For producing the packaged, ready-to-eat puddings of this invention the various ingredients of the composition are initially admixed, such as in the manner described above. The mixture is then mixed to effect thorough and complete dispersion, such as by homogenization. Typically, the mixture is heated to a temperature of up to about 160° F. and then passed through a mixing apparatus (e.g., a Manton-Gaulin™ homogenizer or a Bran-Lubbe™ homogenizer) in either a single or multiple-stage at an appropriate pressure. Since the preparation of home-made puddings has no true counterpart to a homogenization step, the products made according to the present invention can often be characterized as having textural and organoleptic properties even more preferred than the home-made "standard".
The ultra-high temperature processing of the pudding composition typically will be conducted in scraped-surface heat exchange apparatus so as to best accommodate the increasing viscosity of the mixture during heating. Typically, the composition will be heated to a temperature of about 140° F. prior to being passed to ultra-high temperature processing. In the ultra-high temperature processing apparatus, the composition will typically be heated to a temperature range of from about 275° F. to about 300° F. and then introduced into a suitable holding tube, to be held there at such temperature for the necessary time required to effect cooking and microbial kill. Thereafter, the cooked composition is cooled to a temperature suitable for filling into containers which are then sealed. Where the product container is a plastic material to be sealed with an adhesively-applied foil lid, cooling to a product temperature of below about 130° F., and preferably to below 110° F.
In commercial operation it may be desirable to provide a hold tank between the homogenization step and the cooking step in order to serve as a buffer against process disruptions. If such a tank is present, the tank should keep the pudding temperature at about 40° F. to retard microbiological growth.
If an aseptic-packaging process is to be implemented, the process will further include steps of sterilizing the containers and lids into which the sterilized pudding is packaged and then filling the container with pudding in a sterile environment. Such known methods as superheated steam, hydrogen peroxide, ultraviolet light, high-intensity light, etc., are useful for sterilizing the packaging materials which, in the case of pudding, are typically composed of single-service, cup-shaped, plastic containers and flexible lid stock. The lid stock, may be foil-laminated polyester with a heat-sealable coating which will be heat sealed onto the container. The plastic container may be a thermoformed or molded container fabricated from a material such as high-impact polystyrene. These steps would also be desirable to reduce microbial activity even in the event that a true aseptic process in not being sought, such as when the pudding is placed in a refrigerated distribution system and sterility is not required but extended storage life is desirable.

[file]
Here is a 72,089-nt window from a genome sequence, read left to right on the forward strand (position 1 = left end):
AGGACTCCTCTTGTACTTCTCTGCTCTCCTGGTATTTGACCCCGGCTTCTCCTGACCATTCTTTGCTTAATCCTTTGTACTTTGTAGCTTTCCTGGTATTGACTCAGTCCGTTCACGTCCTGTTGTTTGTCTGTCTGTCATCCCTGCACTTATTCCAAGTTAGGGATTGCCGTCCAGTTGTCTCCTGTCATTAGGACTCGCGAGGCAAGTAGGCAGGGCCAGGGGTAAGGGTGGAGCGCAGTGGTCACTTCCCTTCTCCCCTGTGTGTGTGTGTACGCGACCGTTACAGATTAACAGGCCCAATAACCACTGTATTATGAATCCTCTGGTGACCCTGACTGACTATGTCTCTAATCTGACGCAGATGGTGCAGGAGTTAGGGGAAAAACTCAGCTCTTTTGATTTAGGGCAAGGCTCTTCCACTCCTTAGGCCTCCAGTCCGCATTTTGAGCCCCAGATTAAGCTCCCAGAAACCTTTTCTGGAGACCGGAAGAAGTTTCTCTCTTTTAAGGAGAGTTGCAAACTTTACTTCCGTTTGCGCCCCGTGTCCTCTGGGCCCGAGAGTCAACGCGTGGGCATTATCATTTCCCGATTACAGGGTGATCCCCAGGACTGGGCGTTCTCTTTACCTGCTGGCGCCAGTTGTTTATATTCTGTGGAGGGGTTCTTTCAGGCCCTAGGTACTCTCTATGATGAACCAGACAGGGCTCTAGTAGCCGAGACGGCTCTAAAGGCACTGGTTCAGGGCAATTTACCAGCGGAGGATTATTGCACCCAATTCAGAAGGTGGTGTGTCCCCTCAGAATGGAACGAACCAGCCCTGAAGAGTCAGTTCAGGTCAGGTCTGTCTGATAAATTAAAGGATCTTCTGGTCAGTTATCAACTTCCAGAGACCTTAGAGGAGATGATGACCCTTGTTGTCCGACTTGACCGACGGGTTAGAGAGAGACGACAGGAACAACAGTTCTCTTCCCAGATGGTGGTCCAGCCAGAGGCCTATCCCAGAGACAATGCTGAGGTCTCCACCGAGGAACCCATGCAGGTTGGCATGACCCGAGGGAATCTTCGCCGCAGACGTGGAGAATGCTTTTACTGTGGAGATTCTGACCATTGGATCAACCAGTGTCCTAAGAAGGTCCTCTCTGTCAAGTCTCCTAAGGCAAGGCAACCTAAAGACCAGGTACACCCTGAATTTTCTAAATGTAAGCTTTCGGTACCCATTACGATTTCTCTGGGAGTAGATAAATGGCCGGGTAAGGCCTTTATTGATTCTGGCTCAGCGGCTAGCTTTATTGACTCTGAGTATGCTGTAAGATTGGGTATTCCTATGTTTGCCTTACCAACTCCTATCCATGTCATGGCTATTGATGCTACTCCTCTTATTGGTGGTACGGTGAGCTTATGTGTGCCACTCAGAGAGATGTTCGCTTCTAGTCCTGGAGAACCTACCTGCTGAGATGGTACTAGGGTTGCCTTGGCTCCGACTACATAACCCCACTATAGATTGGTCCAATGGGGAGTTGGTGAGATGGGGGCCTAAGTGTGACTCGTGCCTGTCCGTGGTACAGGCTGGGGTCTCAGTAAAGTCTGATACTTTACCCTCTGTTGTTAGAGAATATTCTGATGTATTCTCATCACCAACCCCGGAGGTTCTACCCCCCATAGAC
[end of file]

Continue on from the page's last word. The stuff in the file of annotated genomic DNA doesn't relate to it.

This invention is further described but not limited by the following examples.
A vanilla-flavored, fat-free pudding was prepared having the following formulation:
______________________________________Ingredient Weight %______________________________________Skim Milk 71.01Water 10.55Sucrose 12.28Starch 5.00Sodium Stearoyl Lactylate 0.20Sodium Alginate 0.18Flavor & Colors 0.70Polyphosphates (50% tetrasodium/ 0.0850% sodium acid pyrophosphate)______________________________________
The pudding was prepared by adding water and skim milk to a batch tank and heating to 135° F. (57.2° C.). The sodium lactylate is then added to the tank. The remaining ingredients (except flavors) were then added and the temperature of the mix was again brought to 135° F. (57.2° C.). The pyrophosphates were predissolved in water to insure full solubility. Flavors were added and the mix was homogenized at 2000 psig in a first stage and 500 psig in a second stage. The temperature was maintained at about 125° F. to 130° F. (51.7° to 54.4° C.) during homogenization. The mixture was then cooled to about 40° F. (4.4° C.) and held in a tank prior to being pumped in a continuous manner through a series of plate heat exchangers, wherein the temperature is raised to 185° F. (85° C.) and then through a series of scraped-surface heat exchangers where the temperature is elevated to 280° F. (137.7° C.). The formulation is maintained at 280° F. (137.7° C.) for about 20 seconds and then immediately cooled to about 150° F. (65.6° C.). The pudding formulation is then further cooled to 75° F. (21.1° C.) and packaged in single-serving plastic cups.
After one-day refrigerator storage the pudding was found to possess a desirable texture and mouthfeel with no detectable protein aggregates and comparable to pudding containing up to 5% fat. Viscosity of the pudding increases to a desirable thickness during the first day of storage. This desirable texture and mouthfeel was maintained after eight months of refrigerated storage.